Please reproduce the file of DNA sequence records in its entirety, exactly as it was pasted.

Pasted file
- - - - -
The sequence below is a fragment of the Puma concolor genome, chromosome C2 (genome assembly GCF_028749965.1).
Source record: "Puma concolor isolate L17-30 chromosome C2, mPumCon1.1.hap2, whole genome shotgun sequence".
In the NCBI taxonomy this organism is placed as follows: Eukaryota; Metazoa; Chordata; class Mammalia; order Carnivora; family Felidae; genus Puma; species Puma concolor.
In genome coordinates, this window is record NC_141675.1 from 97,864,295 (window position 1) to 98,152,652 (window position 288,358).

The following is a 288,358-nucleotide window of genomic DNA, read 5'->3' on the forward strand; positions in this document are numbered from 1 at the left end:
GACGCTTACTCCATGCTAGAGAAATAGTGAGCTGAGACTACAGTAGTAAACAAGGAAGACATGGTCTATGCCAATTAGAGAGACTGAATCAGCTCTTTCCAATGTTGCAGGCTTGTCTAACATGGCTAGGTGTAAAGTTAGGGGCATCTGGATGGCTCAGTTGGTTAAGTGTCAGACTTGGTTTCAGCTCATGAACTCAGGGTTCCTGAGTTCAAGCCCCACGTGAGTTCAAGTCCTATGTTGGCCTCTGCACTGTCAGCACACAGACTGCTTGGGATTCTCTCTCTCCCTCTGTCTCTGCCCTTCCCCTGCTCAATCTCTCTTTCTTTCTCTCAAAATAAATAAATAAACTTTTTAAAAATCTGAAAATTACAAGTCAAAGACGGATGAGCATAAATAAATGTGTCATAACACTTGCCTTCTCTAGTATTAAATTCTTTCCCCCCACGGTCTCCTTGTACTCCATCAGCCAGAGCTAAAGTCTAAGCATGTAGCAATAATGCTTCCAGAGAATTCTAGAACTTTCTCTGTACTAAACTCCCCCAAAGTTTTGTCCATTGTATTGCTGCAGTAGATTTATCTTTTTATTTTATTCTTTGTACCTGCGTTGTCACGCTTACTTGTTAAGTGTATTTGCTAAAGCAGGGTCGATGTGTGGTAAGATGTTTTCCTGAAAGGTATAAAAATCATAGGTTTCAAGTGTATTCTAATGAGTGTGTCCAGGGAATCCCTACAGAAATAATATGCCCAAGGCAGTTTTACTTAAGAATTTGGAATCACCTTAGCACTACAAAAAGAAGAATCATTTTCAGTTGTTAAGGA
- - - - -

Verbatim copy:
The sequence below is a fragment of the Puma concolor genome, chromosome C2 (genome assembly GCF_028749965.1).
Source record: "Puma concolor isolate L17-30 chromosome C2, mPumCon1.1.hap2, whole genome shotgun sequence".
In the NCBI taxonomy this organism is placed as follows: Eukaryota; Metazoa; Chordata; class Mammalia; order Carnivora; family Felidae; genus Puma; species Puma concolor.
In genome coordinates, this window is record NC_141675.1 from 97,864,295 (window position 1) to 98,152,652 (window position 288,358).

The following is a 288,358-nucleotide window of genomic DNA, read 5'->3' on the forward strand; positions in this document are numbered from 1 at the left end:
GACGCTTACTCCATGCTAGAGAAATAGTGAGCTGAGACTACAGTAGTAAACAAGGAAGACATGGTCTATGCCAATTAGAGAGACTGAATCAGCTCTTTCCAATGTTGCAGGCTTGTCTAACATGGCTAGGTGTAAAGTTAGGGGCATCTGGATGGCTCAGTTGGTTAAGTGTCAGACTTGGTTTCAGCTCATGAACTCAGGGTTCCTGAGTTCAAGCCCCACGTGAGTTCAAGTCCTATGTTGGCCTCTGCACTGTCAGCACACAGACTGCTTGGGATTCTCTCTCTCCCTCTGTCTCTGCCCTTCCCCTGCTCAATCTCTCTTTCTTTCTCTCAAAATAAATAAATAAACTTTTTAAAAATCTGAAAATTACAAGTCAAAGACGGATGAGCATAAATAAATGTGTCATAACACTTGCCTTCTCTAGTATTAAATTCTTTCCCCCCACGGTCTCCTTGTACTCCATCAGCCAGAGCTAAAGTCTAAGCATGTAGCAATAATGCTTCCAGAGAATTCTAGAACTTTCTCTGTACTAAACTCCCCCAAAGTTTTGTCCATTGTATTGCTGCAGTAGATTTATCTTTTTATTTTATTCTTTGTACCTGCGTTGTCACGCTTACTTGTTAAGTGTATTTGCTAAAGCAGGGTCGATGTGTGGTAAGATGTTTTCCTGAAAGGTATAAAAATCATAGGTTTCAAGTGTATTCTAATGAGTGTGTCCAGGGAATCCCTACAGAAATAATATGCCCAAGGCAGTTTTACTTAAGAATTTGGAATCACCTTAGCACTACAAAAAGAAGAATCATTTTCAGTTGTTAAGGA